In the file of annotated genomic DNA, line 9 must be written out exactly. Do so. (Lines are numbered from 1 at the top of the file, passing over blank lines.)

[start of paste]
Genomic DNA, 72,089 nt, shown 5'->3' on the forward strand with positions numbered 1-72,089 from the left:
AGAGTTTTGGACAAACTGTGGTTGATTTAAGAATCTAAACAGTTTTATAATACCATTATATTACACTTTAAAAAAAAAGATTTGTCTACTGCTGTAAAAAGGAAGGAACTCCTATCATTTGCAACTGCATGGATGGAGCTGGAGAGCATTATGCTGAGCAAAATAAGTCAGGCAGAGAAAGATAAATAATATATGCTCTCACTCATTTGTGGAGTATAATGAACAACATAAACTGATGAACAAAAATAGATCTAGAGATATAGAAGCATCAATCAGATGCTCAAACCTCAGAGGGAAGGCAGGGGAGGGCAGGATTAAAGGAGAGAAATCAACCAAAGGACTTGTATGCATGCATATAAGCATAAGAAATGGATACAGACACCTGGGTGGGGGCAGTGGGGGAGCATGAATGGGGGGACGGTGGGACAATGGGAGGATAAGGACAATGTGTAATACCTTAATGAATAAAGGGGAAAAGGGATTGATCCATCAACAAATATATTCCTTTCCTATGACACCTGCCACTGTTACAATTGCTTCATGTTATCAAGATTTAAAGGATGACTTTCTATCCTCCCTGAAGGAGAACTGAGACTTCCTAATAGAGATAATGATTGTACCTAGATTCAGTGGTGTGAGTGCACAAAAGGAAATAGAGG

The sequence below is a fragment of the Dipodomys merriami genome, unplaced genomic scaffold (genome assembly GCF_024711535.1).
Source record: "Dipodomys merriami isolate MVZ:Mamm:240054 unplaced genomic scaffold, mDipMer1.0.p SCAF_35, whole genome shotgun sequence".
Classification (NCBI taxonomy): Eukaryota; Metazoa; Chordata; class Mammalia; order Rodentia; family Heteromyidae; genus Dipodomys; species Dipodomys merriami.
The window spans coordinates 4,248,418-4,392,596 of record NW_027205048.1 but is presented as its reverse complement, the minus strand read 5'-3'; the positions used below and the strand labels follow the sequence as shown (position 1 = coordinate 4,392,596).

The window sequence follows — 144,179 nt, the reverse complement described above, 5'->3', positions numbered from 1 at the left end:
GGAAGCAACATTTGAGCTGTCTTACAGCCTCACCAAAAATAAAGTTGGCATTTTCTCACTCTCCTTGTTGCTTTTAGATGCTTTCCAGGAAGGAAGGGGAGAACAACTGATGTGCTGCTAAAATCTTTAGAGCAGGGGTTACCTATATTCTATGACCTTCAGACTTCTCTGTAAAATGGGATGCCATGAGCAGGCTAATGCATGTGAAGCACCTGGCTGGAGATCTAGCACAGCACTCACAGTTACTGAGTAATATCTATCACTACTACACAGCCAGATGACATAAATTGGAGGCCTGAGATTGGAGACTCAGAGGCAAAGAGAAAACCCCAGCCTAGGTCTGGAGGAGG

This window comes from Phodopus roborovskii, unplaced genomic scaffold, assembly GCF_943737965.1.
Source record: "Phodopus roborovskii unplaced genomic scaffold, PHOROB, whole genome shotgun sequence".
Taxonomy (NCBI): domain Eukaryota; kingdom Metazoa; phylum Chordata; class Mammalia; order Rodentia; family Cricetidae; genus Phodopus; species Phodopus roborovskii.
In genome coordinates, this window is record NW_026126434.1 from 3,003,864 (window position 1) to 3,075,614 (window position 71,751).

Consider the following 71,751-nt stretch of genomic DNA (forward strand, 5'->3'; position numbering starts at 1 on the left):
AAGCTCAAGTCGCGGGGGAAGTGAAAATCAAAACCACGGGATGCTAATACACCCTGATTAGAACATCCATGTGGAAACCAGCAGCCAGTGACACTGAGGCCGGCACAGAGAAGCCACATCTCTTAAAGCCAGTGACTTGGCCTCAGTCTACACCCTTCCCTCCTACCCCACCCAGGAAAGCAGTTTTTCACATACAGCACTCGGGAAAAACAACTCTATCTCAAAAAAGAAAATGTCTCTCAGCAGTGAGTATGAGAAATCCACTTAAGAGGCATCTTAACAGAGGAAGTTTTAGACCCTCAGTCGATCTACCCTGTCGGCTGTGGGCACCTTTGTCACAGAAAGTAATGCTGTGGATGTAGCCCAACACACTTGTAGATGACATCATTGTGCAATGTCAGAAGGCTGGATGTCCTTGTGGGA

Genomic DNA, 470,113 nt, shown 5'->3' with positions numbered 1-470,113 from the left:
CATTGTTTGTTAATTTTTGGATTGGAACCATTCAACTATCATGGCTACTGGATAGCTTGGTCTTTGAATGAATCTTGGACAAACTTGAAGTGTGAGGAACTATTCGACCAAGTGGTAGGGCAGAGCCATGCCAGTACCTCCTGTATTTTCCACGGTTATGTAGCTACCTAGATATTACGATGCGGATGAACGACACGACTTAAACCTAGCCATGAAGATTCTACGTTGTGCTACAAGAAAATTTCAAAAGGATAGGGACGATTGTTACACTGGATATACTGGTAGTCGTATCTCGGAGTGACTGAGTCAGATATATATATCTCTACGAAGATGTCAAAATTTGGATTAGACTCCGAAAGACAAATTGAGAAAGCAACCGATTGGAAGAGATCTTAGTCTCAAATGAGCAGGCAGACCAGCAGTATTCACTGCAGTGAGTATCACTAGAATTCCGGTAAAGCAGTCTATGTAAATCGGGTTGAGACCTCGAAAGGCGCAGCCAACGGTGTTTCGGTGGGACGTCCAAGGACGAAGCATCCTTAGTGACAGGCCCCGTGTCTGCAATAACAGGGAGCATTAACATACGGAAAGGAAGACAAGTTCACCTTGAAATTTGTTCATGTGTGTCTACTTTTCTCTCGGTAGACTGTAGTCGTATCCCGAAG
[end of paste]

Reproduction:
This window comes from Phodopus roborovskii, unplaced genomic scaffold, assembly GCF_943737965.1.